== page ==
Archives of Sexual Behavior

, Volume 39, Issue 5, pp 1171–1180 | Cite as

Loneliness Among Older Lesbian, Gay, and Bisexual Adults: The Role of Minority Stress

  • Lisette Kuyper
  • Tineke Fokkema
Original Paper


Past research has consistently found that aging lesbians, gay men, and bisexuals (LGBs) are more apt to suffer from loneliness than their heterosexual counterparts. Data from the 2002 Gay Autumn survey (N = 122) were used to find out whether minority stress relates to higher levels of loneliness among older LGB adults in the Netherlands. We examined five minority stress factors: external objective stressful events, expectations of those events, internalized homonegativity, hiding and concealment of one’s LGB identity, and ameliorating processes. The results showed that greater insight into loneliness among older LGB adults was obtained when minority stress factors were considered. Older LGB adults who had experienced negative reactions, as well as aging LGBs who expected those reactions, had the highest levels of loneliness. Having an LGB social network buffered against the impact of minority stress. These minority stress processes added to the variance already explained by general factors that influenced levels of loneliness (partner relationships, general social network, physical health, and self-esteem). Interventions aimed at decreasing feelings of loneliness among older LGBs should be focused on decreasing societal homonegativity (to decrease the amount of negative and prejudiced reactions) and on the enhancement of social activities for LGB elderly.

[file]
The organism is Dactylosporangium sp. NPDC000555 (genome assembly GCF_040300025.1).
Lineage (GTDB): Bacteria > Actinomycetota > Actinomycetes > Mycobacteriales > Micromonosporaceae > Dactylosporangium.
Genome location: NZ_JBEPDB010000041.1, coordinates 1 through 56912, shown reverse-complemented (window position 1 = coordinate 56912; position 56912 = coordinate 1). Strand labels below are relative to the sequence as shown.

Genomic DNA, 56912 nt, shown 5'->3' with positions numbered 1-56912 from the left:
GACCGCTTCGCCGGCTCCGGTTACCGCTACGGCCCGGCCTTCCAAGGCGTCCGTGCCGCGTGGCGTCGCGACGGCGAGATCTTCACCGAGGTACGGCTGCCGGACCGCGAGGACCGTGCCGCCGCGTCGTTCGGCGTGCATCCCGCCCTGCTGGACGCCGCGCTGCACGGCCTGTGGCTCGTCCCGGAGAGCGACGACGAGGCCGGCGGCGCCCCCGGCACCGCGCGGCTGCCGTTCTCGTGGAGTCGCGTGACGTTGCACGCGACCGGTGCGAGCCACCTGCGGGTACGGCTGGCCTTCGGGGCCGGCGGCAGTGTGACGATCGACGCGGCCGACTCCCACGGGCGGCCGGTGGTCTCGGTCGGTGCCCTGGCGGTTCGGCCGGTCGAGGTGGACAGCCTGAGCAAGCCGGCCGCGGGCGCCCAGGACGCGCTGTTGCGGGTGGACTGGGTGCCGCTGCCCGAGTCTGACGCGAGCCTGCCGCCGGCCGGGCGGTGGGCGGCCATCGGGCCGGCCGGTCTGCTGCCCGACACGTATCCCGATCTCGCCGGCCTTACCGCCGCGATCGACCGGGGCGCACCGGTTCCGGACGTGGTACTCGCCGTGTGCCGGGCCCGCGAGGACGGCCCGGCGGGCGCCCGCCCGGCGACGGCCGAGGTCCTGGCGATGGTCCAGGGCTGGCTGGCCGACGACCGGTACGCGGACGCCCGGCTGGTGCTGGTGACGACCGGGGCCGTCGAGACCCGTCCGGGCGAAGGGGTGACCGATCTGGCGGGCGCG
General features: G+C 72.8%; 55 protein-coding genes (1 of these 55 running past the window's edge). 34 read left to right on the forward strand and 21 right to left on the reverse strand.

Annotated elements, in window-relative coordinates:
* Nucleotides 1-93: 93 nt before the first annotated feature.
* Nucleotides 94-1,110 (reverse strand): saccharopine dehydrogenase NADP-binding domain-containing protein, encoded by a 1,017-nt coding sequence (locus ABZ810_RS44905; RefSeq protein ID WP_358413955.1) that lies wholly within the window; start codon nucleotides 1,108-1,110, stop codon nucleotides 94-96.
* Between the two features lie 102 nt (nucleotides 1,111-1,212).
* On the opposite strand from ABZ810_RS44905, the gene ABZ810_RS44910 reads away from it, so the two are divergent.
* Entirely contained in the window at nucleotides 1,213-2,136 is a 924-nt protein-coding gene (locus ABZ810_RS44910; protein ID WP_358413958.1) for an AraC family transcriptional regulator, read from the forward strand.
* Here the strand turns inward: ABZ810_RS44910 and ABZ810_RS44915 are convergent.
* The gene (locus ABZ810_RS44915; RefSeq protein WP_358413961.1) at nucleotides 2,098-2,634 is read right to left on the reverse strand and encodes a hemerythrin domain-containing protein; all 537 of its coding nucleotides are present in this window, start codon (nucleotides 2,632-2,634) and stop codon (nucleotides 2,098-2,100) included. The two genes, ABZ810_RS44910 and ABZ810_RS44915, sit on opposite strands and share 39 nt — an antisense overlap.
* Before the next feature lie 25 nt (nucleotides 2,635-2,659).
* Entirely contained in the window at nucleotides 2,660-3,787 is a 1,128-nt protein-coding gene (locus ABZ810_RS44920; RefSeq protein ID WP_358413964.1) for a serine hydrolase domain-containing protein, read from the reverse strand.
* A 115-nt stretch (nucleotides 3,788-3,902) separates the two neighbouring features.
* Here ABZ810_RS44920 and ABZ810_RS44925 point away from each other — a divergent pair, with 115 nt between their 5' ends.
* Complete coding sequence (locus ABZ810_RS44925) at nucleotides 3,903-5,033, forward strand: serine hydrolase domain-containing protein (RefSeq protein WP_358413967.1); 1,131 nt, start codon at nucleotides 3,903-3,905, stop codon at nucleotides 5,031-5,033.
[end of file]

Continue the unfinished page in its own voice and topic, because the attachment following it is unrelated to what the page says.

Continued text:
Elderly Loneliness Homosexual Minority stress 



The “Gay Autumn” project was initiated by the Schorerstichting (main applicant), COC Netherlands, ANBO, and IMCO (after it had joined forces with NPI: PRIMO nh).


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Copyright information

© Springer Science+Business Media, LLC 2009

Authors and Affiliations

  1. 1.Rutgers Nisso GroepUtrechtThe Netherlands
  2. 2.Netherlands Interdisciplinary Demographic InstituteThe HagueThe Netherlands

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